Portrait of the week: Turkey's "Santa" speaker stands again
Turkish Parliamentary Speaker İsmail Kahraman unexpectedly rose to prominence after the June 7, 2015 general elections; re-elected after a 13-year break from the assembly, he was immediately propelled to the post of speaker, thanks to closeness and loyalty to President Recep Tayyip Erdoğan.
While away from the assembly, Kahraman worked as a member of the ruling Justice and Development Party’s (AKP) Disciplinary Committee and was one of Erdoğan’s most trusted advisors. The Yeniçağ newspaper said that immediately after last year’s failed coup, Prime Minister Binali Yıldırım, speaking of Erdoğan and Kahraman, told a former politician: “He doesn’t listen to anybody anymore. He only listens to Ismail Abi, (Kahraman) and even then, only for two minutes.”
Born in 1940, Kahraman is a veteran of Turkish Islamist groups that began to grow in the 1960s and 1970s, as a backlash against the official secularism of the republic. He was a member of a group that protested against a statue of Lenin at the 1967 opening of the Soviet Union’s contemporary art exhibition in Istanbul and performed Islamic prayers in Istanbul’s Hagia Sophia church to protest visiting Pope Paul VI’s worship there.
Kahraman created uproar when he stated in April last year that “the new constitution should not include secular ideology”.
And speaking of Che Guevara, he said: “A picture of a terrorist from South America should not be found on the collars or chests of my high school students!”
Kahraman has come under criticism however due to allegations that family members had links to the U.S.-based preacher Fethullah Gülen, the man Turkey says masterminded the coup. He has also been not been helped by news reports that he far outstripped even the president when it came to giving gifts.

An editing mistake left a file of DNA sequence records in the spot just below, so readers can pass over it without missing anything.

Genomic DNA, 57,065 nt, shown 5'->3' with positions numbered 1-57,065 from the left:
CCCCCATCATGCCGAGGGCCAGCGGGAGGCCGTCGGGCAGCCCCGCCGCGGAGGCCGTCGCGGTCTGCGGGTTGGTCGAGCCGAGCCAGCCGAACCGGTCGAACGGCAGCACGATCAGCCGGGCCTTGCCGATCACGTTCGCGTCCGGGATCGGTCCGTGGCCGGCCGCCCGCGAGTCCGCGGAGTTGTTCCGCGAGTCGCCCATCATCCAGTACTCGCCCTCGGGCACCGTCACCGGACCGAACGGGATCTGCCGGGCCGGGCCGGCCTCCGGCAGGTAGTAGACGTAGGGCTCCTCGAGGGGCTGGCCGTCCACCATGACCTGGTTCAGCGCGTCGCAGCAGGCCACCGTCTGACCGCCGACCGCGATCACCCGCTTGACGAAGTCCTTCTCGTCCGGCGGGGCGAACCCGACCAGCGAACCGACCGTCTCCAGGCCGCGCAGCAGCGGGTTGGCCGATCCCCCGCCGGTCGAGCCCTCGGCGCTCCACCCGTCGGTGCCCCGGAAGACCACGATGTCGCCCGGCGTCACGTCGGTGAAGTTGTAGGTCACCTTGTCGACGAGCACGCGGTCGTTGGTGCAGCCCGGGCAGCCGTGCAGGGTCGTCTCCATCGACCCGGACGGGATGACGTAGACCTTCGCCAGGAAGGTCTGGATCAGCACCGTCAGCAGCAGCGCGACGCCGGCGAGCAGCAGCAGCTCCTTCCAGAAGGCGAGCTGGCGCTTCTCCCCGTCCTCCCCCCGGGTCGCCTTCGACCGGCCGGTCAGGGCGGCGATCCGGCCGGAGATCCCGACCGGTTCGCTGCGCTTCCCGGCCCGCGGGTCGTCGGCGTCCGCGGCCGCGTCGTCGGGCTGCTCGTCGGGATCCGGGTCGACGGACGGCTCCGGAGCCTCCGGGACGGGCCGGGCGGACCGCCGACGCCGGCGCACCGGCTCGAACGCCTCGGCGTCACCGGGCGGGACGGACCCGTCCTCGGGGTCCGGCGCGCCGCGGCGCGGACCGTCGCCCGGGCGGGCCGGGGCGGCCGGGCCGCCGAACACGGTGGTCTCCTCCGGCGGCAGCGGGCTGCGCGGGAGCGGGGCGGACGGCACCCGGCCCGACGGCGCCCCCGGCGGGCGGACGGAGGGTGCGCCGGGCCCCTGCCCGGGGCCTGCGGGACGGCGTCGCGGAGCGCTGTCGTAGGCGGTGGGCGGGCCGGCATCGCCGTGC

Such has been his generosity, that Kahraman has been dubbed “Santa Claus” by some in the Turkish press.
According to budget figures, cited by the Birgün newspaper, Kahraman spent more than $700,000 on presents in 2016, giving away items such as religious books, albums commemorating the defeat of the coup and laptops to fellow members of parliament and other beneficiaries of his largesse. Even the president, the next biggest giver of gifts, spent only $360,000, the newspaper said.
But even before reports of Kahraman’s magnanimity appeared, far more damaging were accusations close family members may have had links to Gülen. Some 50,000 people have been arrested and 95,000 public servants sacked or suspended from their jobs under state of emergency powers introduced after the coup.
In September, Oda TV, a website critical of the government, said a son-in-law of a high-ranking government politician had fled the country soon after the July 15 coup. The fugitive had been part-owner of a hospital linked to the Gülen movement, the website said. Days later, it asked: “Could that person be the son-in-law of Ismail Kahraman, the speaker of parliament?”
Opposition members of parliament followed up the story with questions to the prime minister. The ruling AKP said Erdoğan had given Kahraman the choice of whether to step down or stay, but the party set Nov. 20 as the date for electing a new speaker anyway.
Undaunted by the apparent rebuff from his own party, Kahraman has been campaigning vigorously for re-election as speaker. His generous gift-giving may stand him in good stead.